The central bank last year ordered banks to push some 40 of the country's biggest corporate defaulters into bankruptcy proceedings.
India's stock of soured bank loans shrank slightly in the quarter to September last year, the first pullback since a drive to clean up record levels of bad debt began in 2015 and signalling that tighter rules and a new bankruptcy code may be starting to show results.
Stressed loans - which include non-performing as well as restructured or rolled-over loans - eased 0.4 percent from three months earlier to 9.46 trillion rupees ($148.3 billion) at the end of September, according to unpublished central bank data reviewed by Reuters.
The last data seen by Reuters showed soured loans hit a record 9.5 trillion rupees as of end-June last year, accounting for 12.6 percent of total loans. The new data shows that the ratio declined to 12.2 percent in the period to end-September.
That would be the first decline in soured assets since at least 2015, according to quarterly data collected by Reuters. On an annual basis, stressed assets have risen steadily since the year to March 2006.
Banks have seen their soured loans nearly double in the past four years as a prolonged economic slowdown took its toll on the ability of companies to repay debt. Profligate lending and poor due diligence have also been blamed for the surge.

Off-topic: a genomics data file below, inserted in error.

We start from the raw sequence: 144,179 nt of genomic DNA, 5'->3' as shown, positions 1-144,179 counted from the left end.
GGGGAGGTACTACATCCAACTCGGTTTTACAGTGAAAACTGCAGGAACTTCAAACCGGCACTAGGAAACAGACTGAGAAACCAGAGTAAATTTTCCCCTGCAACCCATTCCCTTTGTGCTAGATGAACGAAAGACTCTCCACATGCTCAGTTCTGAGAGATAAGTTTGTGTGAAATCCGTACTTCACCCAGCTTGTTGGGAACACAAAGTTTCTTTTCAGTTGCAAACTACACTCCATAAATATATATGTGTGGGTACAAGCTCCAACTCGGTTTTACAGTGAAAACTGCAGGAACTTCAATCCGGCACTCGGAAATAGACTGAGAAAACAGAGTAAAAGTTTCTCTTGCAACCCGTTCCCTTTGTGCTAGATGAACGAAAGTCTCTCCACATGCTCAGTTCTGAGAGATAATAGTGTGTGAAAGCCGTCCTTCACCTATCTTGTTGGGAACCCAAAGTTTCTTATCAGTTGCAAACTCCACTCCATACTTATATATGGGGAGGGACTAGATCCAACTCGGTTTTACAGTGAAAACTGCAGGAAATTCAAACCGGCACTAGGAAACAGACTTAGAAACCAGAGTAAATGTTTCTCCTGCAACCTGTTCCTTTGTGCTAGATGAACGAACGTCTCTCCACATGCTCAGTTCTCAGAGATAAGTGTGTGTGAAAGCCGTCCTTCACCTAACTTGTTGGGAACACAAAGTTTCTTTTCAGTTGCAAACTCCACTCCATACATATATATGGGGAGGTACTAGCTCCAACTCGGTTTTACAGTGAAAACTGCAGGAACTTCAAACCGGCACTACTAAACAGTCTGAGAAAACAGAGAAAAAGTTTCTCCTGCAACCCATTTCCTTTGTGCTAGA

In late 2015, the Reserve Bank of India (RBI) began a major asset quality review amid allegations that banks were hiding the extent of the bad debts on their books.
The central bank last year ordered banks to push some 40 of the country's biggest corporate defaulters into bankruptcy proceedings through greater powers given to it as part of the government's banking sector reforms programme. The government has also announced a $33 billion recapitalisation of the state-run banks that account for the bulk for the soured loans.
"The view is that the stressed assets ratio will not go up sharply from current levels. We expect asset-quality parameters to stabilise in due course before moving lower," said Jobin Jacob, an associate director at Fitch Ratings.
"The capital that has come in is a big positive and will bolster state banks' ability to absorb losses that are likely to ensue from non-performing loan resolution", Jacob said, adding the rating agency would be watching the asset quality closely.
The government on Wednesday announced the first tranche of the capital injection programme, pledging to inject nearly $14 billion into 20 state banks by March.
Stressed loans at the country's 21 state-run banks were 8.25 trillion rupees at end-September, or 16.2 percent of their total loans, according to the data received through a right-to-information request.
Private sector banks had 4.65 percent of their total loans classified as stressed amounting to 1.06 trillion rupees as of Sept. 30. Bad loans at foreign banks' Indian operations amounted to 148.52 billion rupees, or 4.2 percent of their total loans.